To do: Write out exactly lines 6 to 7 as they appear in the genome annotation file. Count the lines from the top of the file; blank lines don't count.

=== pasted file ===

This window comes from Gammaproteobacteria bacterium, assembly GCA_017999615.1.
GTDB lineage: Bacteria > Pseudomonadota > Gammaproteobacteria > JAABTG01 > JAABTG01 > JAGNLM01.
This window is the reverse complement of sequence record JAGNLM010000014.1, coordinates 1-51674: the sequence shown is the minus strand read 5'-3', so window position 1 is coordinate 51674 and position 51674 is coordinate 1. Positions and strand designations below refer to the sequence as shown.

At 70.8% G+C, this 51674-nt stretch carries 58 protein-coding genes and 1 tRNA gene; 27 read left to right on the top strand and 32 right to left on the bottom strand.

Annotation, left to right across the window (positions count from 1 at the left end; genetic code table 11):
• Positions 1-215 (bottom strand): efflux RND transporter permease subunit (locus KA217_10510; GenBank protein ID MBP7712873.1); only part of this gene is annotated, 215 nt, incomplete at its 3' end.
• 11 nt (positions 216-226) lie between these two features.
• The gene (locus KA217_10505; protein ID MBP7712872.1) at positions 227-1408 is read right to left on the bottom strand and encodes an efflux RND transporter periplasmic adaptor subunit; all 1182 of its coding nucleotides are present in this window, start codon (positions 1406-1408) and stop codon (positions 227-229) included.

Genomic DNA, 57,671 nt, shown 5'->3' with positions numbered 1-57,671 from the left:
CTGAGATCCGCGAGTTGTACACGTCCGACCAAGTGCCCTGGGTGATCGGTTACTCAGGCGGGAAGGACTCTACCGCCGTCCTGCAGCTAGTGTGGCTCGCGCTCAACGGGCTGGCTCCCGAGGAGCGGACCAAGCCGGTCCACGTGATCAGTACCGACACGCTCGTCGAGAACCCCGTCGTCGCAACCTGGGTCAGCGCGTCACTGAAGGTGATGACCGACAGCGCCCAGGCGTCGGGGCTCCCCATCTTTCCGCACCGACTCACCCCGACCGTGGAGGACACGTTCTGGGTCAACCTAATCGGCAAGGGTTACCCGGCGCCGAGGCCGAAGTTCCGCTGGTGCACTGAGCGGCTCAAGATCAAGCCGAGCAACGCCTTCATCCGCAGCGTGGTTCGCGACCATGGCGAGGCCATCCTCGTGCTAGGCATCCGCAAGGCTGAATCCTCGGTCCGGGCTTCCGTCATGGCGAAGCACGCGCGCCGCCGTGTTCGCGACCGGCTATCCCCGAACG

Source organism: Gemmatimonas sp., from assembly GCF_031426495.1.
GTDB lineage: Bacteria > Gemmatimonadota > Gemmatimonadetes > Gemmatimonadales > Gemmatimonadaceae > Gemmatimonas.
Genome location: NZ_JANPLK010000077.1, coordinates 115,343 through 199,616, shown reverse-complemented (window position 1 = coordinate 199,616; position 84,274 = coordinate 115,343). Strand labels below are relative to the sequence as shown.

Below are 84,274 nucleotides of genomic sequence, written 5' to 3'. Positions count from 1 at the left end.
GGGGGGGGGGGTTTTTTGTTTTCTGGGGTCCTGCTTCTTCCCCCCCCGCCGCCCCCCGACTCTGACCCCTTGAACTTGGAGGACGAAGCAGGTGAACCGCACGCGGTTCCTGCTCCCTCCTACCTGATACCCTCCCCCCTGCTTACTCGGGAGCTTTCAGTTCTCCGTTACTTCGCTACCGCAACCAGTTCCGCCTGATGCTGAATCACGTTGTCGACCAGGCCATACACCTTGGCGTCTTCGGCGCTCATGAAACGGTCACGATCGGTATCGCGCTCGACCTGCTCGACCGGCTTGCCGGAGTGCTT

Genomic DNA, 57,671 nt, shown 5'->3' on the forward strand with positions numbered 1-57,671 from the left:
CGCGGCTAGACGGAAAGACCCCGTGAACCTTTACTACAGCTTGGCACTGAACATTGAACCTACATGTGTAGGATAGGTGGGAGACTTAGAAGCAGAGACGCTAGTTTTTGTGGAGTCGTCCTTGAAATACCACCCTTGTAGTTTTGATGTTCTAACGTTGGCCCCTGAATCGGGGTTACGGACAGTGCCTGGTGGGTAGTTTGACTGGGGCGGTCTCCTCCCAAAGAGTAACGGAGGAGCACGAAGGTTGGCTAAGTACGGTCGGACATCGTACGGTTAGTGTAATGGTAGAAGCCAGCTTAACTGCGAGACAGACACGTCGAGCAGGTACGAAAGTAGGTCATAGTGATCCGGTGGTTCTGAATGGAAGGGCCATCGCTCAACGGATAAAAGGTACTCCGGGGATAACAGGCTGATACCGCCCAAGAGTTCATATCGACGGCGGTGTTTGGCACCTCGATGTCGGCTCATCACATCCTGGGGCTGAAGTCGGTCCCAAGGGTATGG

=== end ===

• Positions 1-215 (bottom strand): efflux RND transporter permease subunit (locus KA217_10510; GenBank protein ID MBP7712873.1); only part of this gene is annotated, 215 nt, incomplete at its 3' end.
• 11 nt (positions 216-226) lie between these two features.